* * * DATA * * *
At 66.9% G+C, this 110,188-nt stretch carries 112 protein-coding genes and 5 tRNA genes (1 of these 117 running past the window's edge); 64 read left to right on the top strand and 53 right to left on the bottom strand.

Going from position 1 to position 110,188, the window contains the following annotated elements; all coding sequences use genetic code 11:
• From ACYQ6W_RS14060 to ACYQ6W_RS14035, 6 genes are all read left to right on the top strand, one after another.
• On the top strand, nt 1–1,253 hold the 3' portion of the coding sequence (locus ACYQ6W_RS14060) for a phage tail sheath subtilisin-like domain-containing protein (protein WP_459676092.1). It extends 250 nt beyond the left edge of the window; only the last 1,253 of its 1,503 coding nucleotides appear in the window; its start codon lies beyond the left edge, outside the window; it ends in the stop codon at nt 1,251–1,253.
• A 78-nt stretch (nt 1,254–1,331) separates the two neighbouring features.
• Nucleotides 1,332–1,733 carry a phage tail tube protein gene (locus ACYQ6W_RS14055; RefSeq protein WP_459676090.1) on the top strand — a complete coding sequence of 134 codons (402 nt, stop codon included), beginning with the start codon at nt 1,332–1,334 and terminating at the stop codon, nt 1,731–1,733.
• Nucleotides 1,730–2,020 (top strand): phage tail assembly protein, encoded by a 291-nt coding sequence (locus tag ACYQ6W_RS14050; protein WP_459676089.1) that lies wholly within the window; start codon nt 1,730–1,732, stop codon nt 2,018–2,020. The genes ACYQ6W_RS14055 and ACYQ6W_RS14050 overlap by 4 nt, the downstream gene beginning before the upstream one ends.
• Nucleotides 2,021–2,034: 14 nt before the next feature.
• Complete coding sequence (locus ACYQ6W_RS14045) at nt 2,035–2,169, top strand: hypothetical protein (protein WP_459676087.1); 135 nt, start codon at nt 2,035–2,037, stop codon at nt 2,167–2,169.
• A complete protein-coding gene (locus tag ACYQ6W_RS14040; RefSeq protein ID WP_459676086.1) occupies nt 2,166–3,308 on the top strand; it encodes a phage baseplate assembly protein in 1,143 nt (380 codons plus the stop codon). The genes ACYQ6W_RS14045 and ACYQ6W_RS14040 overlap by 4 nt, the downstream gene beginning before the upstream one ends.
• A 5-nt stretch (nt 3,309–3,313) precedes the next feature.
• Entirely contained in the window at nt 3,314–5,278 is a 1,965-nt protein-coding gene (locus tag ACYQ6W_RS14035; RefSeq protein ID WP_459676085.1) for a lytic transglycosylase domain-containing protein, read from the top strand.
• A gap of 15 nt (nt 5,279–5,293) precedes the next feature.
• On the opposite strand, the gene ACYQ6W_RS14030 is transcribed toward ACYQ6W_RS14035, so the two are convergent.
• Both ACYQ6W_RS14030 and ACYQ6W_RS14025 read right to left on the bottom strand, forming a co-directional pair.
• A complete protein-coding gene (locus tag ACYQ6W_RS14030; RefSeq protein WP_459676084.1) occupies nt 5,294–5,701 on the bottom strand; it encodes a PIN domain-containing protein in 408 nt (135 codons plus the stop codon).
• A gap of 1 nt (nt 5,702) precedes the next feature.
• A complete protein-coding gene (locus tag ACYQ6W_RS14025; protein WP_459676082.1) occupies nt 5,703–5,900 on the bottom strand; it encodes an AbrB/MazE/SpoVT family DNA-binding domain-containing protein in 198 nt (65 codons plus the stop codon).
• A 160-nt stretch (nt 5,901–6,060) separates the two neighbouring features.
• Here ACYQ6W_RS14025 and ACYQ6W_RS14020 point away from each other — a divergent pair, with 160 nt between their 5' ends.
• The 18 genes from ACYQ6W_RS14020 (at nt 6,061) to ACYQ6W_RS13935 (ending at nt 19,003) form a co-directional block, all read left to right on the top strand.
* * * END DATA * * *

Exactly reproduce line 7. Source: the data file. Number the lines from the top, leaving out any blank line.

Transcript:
• Nucleotides 1,730–2,020 (top strand): phage tail assembly protein, encoded by a 291-nt coding sequence (locus tag ACYQ6W_RS14050; protein WP_459676089.1) that lies wholly within the window; start codon nt 1,730–1,732, stop codon nt 2,018–2,020. The genes ACYQ6W_RS14055 and ACYQ6W_RS14050 overlap by 4 nt, the downstream gene beginning before the upstream one ends.